Up Close with the Vacheron Constantin Traditionnelle TourbillonClassical, fuss-free, and refined.
Introduced early last year, the Traditionnelle Tourbillon was the first self-winding tourbillon from Vacheron Constantin, while also being the simplest tourbillon wristwatch from the brand. Though the same movement has since been installed the elegant but sporty Overseas and the more casual FiftySix, the Traditionnelle remains the most classically handsome offering.
The Traditionnelle Tourbillon is essentially a straightforward dress watch with a tourbillon, done in a visually simple style but executed to a high quality. The dial, for instance, is silver with a prominent railway minute track, but the baton hour markers and Maltese cross logo are in 18k solid gold.
It’s a good looking dial, except for the seconds track around the tourbillon which is pointless since the tourbillon lacks a proper seconds hand. The blued steel screw on the carriage is supposed to be a seconds hand but the track really isn’t necessary, and it clutters the dial.
On the wrist the watch feels elegant, being quite thin at 10.4mm in height, but slightly wide for a dress watch at 41mm in diameter. Visually the size works well, with correct proportions; the tourbillon aperture sits close to the edge of the dial, meaning the case is pretty much the right size for the movement.
As is typical for the Traditonelle watch case, the lugs and case band have a slight bevel and recess inspired by the shape of the Maltese cross. It’s a smart detail that’s subtle while also helping reduce the perceived height of the case by thinning the case band. Another detail that adds to the refinement is the coin edge case back that’s decorative; the case back is unscrewed conventional via slots.
The cal. 2160 inside is an attractive movement, with enough detailing to make it more visually interesting than the typical base model tourbillon.
The most obvious feature is the peripheral rotor that encircles the movement, which is why the movement is relatively large at 31mm in diameter. Historically peripheral rotors were never efficient enough to be practical, but modern watchmaking has made them feasible, even in a tourbillon.
The peripheral construction allows the movement to be shown in its entirety, without having a conventional rotor to cover half the movement. And it also allows for a slimmer movement. And the purpose is also aesthetic as the rotor, which is 22k gold and finished with a relief Maltese cross motif, frames the movement. All in all, the peripheral rotor is a smart solution that will no doubt be used in future calibres.
Take the bridge for the automatic winding mechanism for example, it’s been reduced to reveal the Magic Lever winding pawl below. Though the Magic Lever was mostly found in lower cost watches in the past, it has become pretty much a mainstream feature in high-end watchmaking, especially amongst the brands of Richemont; Panerai, IWC, and Cartier also use movements with the same mechanism.
And for good reason, the Magic Lever is favoured for its efficiency, simplicity and thinness. But it occupies a relatively wide area, which is not a constraint given the size of the movement.
The movement is decorated to the standards of the Poinçon de Genève, so everything is finely executed with attention paid to details. As is convention for watches produced by major brands, the initial steps in the movement decoration are mostly done by mechanical tools, with some of the final touches being done by hand.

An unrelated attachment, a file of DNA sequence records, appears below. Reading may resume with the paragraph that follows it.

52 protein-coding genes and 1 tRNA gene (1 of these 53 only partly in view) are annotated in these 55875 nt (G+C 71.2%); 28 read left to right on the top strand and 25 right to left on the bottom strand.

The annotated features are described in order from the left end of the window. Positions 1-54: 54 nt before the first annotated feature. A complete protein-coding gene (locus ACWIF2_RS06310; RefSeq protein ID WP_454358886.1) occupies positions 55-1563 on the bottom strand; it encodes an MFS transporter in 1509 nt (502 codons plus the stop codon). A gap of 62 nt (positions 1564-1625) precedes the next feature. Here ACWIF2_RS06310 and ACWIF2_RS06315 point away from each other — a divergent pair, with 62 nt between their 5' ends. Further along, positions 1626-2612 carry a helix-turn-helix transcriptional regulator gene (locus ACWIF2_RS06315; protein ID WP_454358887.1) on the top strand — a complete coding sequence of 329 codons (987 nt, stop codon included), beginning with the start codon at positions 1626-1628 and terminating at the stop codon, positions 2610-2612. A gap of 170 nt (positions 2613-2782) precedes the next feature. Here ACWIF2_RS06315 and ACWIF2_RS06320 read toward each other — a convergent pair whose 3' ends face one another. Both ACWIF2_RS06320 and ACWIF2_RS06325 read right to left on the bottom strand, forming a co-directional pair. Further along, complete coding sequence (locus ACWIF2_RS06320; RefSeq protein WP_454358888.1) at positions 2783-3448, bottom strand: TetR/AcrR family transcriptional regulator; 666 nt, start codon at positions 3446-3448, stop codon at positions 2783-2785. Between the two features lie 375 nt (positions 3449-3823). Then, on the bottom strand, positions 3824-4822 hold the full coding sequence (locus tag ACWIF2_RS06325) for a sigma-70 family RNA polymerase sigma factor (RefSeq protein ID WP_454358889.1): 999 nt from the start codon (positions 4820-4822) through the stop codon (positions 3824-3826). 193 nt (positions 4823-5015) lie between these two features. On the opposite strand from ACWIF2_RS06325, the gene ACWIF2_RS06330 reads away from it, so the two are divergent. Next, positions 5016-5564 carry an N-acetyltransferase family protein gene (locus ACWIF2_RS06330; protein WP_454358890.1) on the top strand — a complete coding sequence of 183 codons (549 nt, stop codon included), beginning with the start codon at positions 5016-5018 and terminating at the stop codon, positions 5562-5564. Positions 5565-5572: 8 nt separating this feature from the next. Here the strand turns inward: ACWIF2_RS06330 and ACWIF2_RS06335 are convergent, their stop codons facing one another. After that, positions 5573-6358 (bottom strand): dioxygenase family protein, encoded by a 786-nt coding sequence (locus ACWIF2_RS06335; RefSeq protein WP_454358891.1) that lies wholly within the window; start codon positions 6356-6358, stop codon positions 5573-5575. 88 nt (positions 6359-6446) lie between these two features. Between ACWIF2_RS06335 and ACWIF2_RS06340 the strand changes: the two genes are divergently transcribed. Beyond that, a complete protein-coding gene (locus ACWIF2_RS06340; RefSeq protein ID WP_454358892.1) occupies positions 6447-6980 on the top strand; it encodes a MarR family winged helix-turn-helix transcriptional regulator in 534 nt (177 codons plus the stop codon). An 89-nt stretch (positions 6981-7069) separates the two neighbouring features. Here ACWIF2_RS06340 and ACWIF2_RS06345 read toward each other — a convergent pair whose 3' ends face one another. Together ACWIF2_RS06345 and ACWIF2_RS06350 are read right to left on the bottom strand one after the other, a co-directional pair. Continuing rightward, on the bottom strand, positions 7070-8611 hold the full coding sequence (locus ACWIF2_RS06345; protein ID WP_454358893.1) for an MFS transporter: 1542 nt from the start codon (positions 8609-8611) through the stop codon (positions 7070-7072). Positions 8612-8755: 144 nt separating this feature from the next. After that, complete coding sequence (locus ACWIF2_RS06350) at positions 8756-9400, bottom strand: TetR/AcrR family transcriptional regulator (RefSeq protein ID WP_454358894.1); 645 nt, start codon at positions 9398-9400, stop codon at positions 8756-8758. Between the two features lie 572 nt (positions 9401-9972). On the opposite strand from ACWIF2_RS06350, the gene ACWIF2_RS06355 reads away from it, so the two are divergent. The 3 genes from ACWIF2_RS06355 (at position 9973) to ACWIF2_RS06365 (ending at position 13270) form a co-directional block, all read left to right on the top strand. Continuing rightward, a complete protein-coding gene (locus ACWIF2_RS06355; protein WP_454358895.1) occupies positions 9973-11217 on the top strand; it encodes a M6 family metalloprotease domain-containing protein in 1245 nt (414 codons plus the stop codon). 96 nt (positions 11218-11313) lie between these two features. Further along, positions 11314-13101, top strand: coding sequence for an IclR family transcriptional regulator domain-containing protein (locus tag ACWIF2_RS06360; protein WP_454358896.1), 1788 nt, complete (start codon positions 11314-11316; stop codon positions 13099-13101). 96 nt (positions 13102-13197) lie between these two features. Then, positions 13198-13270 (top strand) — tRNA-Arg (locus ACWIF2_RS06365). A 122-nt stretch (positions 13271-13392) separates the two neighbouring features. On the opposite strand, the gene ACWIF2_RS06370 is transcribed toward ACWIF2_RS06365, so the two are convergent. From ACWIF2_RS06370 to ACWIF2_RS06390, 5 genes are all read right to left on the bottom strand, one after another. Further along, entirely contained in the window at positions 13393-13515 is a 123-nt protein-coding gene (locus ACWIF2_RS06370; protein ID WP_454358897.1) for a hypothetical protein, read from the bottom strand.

The designers of the movement have cleverly shaped the bridges to have in- and outward corners, something any classically styled, high-end movement should have. The inward corners aren’t razor sharp, as they would be on an a spare-no-expense movement (but for that you have Greubel Forsey).
Given the pricing of this watch, Vacheron Constantin unsurprisingly calibrated the degree of artisanal finishing in the movement, reserving the most labour intensive techniques for the tourbillon bridge and cage. A sensible decision, given the prominence of those components.
Consequently, the finishing of the tourbillon is slightly better than the rest of the movement. The Maltese cross-shaped cage has surprisingly prominent bevelling despite the thinness of the arms, and its internal corners appear to be finished by hand. And the tourbillon bridge is rounded and black polished.
More affordable tourbillon watches often look uninspired; the obviously industrial finishing (like stamped anglage for instance) is usually a giveaway in the category. Add to that the proliferation of tourbillons and the appeal of the complication is diminished, even when it’s relatively affordable.
The Traditionnelle Tourbillon, on the other hand, manages to be a well executed watch, despite being half as costly as the next most expensive Vacheron Constantin tourbillon. Effort and expense in build and finish is applied sensibly where it matters, resulting in an appealing whole.
An experienced collector would probably find it boring, but for everyone else it’s a strong proposition in its realm, yet high-end, tourbillon watches.
Material: 18k 5N pink gold
Water resistance: 30m
Movement: Cal. 2160
Power reserve: 80 hours
Price and availability
The Traditionnelle Tourbillon (ref. 6000T/000R-B346) is priced at US$120,000, or 185,000 Singapore dollars. It’s available at Vacheron Constantin boutiques and retailers. For more. For more, visit Vacheron Constantin.
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